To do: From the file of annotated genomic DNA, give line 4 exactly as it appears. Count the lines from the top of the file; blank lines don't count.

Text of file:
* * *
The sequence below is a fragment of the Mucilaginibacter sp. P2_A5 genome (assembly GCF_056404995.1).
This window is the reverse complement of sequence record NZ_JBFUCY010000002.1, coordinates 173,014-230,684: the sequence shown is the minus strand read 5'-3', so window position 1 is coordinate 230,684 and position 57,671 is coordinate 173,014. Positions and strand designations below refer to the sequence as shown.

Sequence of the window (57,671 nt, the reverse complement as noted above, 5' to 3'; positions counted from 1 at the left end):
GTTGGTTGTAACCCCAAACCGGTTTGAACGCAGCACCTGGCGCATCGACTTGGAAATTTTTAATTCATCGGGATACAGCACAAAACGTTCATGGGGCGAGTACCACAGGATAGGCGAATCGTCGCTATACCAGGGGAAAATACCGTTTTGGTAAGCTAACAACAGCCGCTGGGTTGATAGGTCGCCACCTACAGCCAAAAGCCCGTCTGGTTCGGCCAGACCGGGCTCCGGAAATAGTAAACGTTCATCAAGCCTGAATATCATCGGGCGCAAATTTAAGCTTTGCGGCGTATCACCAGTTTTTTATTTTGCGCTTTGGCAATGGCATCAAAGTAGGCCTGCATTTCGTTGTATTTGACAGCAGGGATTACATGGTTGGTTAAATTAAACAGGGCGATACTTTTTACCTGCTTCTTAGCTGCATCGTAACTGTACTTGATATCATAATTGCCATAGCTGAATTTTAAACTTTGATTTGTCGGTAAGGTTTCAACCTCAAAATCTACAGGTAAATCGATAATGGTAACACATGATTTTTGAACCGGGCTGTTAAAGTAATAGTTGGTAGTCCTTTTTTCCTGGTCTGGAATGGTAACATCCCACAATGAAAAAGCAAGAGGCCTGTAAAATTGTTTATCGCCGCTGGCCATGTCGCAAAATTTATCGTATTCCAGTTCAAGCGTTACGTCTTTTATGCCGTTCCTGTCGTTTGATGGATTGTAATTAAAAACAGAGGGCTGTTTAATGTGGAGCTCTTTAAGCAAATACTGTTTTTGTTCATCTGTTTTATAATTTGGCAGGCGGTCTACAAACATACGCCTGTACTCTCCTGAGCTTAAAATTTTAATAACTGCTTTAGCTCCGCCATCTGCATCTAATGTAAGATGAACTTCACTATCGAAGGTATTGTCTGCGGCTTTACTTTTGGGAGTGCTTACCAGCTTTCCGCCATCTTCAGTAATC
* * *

GTTGGTTGTAACCCCAAACCGGTTTGAACGCAGCACCTGGCGCATCGACTTGGAAATTTTTAATTCATCGGGATACAGCACAAAACGTTCATGGGGCGAGTACCACAGGATAGGCGAATCGTCGCTATACCAGGGGAAAATACCGTTTTGGTAAGCTAACAACAGCCGCTGGGTTGATAGGTCGCCACCTACAGCCAAAAGCCCGTCTGGTTCGGCCAGACCGGGCTCCGGAAATAGTAAACGTTCATCAAGCCTGAATATCATCGGGCGCAAATTTAAGCTTTGCGGCGTATCACCAGTTTTTTATTTTGCGCTTTGGCAATGGCATCAAAGTAGGCCTGCATTTCGTTGTATTTGACAGCAGGGATTACATGGTTGGTTAAATTAAACAGGGCGATACTTTTTACCTGCTTCTTAGCTGCATCGTAACTGTACTTGATATCATAATTGCCATAGCTGAATTTTAAACTTTGATTTGTCGGTAAGGTTTCAACCTCAAAATCTACAGGTAAATCGATAATGGTAACACATGATTTTTGAACCGGGCTGTTAAAGTAATAGTTGGTAGTCCTTTTTTCCTGGTCTGGAATGGTAACATCCCACAATGAAAAAGCAAGAGGCCTGTAAAATTGTTTATCGCCGCTGGCCATGTCGCAAAATTTATCGTATTCCAGTTCAAGCGTTACGTCTTTTATGCCGTTCCTGTCGTTTGATGGATTGTAATTAAAAACAGAGGGCTGTTTAATGTGGAGCTCTTTAAGCAAATACTGTTTTTGTTCATCTGTTTTATAATTTGGCAGGCGGTCTACAAACATACGCCTGTACTCTCCTGAGCTTAAAATTTTAATAACTGCTTTAGCTCCGCCATCTGCATCTAATGTAAGATGAACTTCACTATCGAAGGTATTGTCTGCGGCTTTACTTTTGGGAGTGCTTACCAGCTTTCCGCCATCTTCAGTAATC